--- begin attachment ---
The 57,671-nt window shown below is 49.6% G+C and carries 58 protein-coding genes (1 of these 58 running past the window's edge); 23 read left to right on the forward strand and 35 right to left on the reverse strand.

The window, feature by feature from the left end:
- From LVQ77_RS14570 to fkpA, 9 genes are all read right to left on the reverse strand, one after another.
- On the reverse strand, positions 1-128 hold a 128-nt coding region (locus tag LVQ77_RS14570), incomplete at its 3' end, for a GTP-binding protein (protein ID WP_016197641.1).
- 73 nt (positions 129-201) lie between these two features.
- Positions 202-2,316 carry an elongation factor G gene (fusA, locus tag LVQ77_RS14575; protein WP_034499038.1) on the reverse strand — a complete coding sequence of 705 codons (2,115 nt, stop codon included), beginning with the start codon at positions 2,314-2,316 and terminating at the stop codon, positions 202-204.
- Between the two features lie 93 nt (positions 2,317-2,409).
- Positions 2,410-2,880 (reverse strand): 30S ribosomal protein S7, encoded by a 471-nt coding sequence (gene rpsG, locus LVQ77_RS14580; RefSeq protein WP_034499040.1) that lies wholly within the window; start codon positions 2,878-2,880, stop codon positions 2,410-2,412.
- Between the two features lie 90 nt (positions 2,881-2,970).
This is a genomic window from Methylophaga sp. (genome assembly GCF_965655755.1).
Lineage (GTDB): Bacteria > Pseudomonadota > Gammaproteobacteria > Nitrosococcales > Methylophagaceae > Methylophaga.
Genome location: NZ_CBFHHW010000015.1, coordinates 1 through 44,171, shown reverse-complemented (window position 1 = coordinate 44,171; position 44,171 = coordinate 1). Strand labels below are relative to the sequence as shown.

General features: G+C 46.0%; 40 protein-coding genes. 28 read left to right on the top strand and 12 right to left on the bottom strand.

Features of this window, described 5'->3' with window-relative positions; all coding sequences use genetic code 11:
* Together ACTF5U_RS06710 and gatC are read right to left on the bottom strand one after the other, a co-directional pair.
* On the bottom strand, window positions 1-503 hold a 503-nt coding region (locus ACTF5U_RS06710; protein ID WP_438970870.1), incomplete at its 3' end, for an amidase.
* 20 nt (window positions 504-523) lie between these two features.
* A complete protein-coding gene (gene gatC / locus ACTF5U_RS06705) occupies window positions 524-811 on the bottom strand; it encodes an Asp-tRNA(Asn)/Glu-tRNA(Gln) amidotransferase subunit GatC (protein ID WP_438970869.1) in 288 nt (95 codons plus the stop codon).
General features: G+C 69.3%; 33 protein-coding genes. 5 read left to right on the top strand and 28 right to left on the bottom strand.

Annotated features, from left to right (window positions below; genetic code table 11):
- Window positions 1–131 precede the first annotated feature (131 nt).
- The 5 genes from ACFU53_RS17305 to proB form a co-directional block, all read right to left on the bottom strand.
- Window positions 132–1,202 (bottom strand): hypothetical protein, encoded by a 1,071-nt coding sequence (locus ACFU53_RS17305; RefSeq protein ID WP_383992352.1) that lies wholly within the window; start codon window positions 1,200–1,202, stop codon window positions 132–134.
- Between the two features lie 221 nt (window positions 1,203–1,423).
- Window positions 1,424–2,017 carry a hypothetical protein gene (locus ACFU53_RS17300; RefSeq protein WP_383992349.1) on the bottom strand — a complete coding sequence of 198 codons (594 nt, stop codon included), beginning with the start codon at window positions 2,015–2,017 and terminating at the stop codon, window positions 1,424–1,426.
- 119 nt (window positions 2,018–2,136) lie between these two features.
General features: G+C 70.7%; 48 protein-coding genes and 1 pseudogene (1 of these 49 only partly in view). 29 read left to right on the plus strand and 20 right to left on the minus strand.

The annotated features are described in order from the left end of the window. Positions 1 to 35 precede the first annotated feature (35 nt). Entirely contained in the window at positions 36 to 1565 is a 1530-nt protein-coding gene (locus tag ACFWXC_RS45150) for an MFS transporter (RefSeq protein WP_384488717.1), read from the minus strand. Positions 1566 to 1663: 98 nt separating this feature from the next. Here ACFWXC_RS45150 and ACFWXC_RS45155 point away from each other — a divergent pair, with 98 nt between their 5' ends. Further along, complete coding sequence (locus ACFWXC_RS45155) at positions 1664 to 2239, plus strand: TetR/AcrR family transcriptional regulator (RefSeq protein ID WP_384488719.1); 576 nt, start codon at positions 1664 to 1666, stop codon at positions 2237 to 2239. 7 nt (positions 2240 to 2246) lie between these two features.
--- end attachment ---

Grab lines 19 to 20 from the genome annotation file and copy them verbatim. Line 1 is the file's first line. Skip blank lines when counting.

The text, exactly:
General features: G+C 69.3%; 33 protein-coding genes. 5 read left to right on the top strand and 28 right to left on the bottom strand.

Annotated features, from left to right (window positions below; genetic code table 11):